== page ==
A senior British intelligence source told EIR Jan. 26 that the election victory of Hamas should be no surprise. He said Hamas ran a well-organized campaign and had predicted months ago that they were aiming for between 70 and 80 seats in the 135-seat legislature. The idea that this is the end of the political process is nonsense, since under Israeli Prime Minister Ariel Sharon there was no political process. Furthermore, the idea that Fatah did not use violence and only Hamas did, is also nonsense. He said Hamas has a national agenda and they will organize to achieve it.
The source pointed to an article in the January issue of Prospect magazine by Alastair Crooke, the former MI-6 agent with many years of experience with the Palestinians. He was also a member of Sen. George Mitchell's fact-finding mission on the causes for the second intifada.
Although that article was written prior to the elections, he pointed out that a Hamas win would in fact represent a victory of not only Hamas but the militant wing and younger generation of Fatah, led by imprisoned leader Marwan Barghouti. Hamas has a great deal of respect for Barghouti, who is considered the "engineer" of the intifada, and was instrumental in organizing a ceasefire among all the militant groups. Crooke pointed out that this young Fatah faction exerted its power last year during the Fatah primaries. He said that this alarmed the old guard, who tried to suspend the elections. There will most likely be cooperation between this younger Fatah leadership and Hamas.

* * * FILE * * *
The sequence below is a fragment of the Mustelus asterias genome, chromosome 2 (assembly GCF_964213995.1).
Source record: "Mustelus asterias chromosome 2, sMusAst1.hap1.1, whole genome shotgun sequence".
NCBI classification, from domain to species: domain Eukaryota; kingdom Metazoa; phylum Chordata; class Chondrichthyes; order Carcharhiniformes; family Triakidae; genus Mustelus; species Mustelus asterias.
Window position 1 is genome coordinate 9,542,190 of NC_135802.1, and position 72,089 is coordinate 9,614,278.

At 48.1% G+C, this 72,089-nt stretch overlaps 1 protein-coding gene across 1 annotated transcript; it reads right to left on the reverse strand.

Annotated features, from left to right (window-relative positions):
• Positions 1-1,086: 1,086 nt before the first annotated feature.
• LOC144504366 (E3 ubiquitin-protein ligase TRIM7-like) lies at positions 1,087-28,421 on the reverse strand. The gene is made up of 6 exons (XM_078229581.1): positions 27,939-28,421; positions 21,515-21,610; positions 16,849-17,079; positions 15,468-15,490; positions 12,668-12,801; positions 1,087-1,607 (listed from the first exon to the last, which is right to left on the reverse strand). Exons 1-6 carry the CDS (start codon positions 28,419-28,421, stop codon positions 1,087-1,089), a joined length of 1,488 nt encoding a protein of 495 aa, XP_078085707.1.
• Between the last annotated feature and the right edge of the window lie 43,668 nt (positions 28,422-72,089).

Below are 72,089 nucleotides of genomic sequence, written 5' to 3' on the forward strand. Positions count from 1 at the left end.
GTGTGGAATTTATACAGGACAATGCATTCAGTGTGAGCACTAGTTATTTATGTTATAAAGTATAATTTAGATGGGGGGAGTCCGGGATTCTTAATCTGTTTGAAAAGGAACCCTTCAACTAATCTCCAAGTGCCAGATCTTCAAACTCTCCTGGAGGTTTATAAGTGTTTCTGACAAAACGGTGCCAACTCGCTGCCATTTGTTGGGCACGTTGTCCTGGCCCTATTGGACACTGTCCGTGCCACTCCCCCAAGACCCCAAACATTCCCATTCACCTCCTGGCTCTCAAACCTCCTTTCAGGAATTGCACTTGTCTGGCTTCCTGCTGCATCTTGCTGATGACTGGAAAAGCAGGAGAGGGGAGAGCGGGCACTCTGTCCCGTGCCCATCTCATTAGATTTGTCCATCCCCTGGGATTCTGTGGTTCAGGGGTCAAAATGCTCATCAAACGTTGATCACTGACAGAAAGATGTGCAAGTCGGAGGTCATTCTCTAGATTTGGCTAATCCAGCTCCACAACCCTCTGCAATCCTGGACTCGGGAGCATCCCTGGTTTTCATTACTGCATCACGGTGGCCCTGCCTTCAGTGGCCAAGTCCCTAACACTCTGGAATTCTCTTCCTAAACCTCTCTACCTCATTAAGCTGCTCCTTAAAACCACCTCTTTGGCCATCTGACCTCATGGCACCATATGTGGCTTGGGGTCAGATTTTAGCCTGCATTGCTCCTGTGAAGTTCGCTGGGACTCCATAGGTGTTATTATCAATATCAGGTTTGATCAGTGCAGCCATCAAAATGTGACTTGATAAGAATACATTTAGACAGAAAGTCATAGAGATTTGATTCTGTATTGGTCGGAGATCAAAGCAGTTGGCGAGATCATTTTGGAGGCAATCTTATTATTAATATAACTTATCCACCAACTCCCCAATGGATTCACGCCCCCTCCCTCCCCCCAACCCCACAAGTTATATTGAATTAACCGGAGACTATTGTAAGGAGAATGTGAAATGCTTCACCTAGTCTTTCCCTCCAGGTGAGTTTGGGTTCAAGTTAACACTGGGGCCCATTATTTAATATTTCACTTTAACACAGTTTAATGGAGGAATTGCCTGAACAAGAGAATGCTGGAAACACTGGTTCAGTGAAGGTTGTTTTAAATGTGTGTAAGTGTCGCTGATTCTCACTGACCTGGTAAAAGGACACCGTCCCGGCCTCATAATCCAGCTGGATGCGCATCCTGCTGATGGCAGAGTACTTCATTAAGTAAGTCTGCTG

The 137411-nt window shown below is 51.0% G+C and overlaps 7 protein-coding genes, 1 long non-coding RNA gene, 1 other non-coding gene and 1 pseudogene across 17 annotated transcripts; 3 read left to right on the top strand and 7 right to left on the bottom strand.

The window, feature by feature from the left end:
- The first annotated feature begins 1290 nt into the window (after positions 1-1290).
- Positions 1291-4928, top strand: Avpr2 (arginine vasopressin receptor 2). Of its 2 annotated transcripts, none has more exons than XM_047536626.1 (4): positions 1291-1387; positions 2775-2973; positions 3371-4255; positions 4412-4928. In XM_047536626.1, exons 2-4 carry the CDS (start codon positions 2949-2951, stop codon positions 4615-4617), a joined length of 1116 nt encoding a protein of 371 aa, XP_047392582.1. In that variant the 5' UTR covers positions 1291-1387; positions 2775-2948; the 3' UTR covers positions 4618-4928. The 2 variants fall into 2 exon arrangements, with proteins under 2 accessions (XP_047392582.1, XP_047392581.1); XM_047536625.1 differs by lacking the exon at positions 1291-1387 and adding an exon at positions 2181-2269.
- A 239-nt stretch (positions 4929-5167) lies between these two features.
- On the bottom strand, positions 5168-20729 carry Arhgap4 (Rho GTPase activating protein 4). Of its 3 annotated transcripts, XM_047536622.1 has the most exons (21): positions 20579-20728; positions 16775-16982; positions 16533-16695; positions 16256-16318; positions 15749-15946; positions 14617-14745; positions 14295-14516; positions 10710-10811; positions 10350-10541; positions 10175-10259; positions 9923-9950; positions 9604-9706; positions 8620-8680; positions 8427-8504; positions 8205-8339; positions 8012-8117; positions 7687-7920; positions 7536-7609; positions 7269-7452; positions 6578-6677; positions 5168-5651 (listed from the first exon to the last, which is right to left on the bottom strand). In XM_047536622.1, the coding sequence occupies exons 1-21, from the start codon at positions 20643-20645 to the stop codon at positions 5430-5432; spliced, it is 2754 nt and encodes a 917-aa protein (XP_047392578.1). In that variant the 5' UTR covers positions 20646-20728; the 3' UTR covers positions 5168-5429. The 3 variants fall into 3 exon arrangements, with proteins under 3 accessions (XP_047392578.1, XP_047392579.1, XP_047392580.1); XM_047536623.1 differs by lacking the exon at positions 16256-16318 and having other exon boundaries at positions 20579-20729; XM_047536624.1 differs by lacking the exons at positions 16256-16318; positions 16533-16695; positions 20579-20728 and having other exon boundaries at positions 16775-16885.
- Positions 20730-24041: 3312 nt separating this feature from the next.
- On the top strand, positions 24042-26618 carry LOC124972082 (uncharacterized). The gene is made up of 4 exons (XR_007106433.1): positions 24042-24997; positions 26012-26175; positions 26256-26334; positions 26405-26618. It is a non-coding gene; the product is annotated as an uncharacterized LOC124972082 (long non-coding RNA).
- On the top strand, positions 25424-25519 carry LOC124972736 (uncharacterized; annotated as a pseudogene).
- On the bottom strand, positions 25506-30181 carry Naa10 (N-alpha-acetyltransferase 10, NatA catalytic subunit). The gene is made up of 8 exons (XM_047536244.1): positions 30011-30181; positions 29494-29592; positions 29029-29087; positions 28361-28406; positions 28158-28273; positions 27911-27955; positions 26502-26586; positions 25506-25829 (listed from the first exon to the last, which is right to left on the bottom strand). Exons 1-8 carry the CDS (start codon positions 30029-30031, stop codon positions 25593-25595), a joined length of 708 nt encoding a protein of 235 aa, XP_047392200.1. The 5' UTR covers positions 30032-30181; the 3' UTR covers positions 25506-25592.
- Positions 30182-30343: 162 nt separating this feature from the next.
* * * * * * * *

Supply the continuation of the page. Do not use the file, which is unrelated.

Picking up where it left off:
Crooke wrote the following on what Hamas could be expected to do once in power: "Hamas will aim to rally as many of the factions as possible to agree on Palestinian national objectives. They will lay out the means to achieve those objectives and designate a popular leadership able to bring them about." Hamas will most likely call for a ceasefire "to be agreed and reciprocated by Israel, that would last a full generation and that, unlike past truces, would deal with all the outstanding issues that might be resolved in a long-term period of calm." Hamas would call for a withdrawal to the 1967 lines, and a Palestinian state with Jerusalem as its capital. Hamas would not disarm at the outset of the process, but there could be demilitarization in step with political progress, as seen in Northern Ireland.
He concluded that a new, invigorated Palestinian leadership "may yet offer an unexpected window for political agreement between Israelis and Palestinians." It might be difficult for Israel, he said, "but offers the best chance for an enduring settlement."
Cheney Peddles 'New Baghdad Pact' Scam in Cairo, Riyadh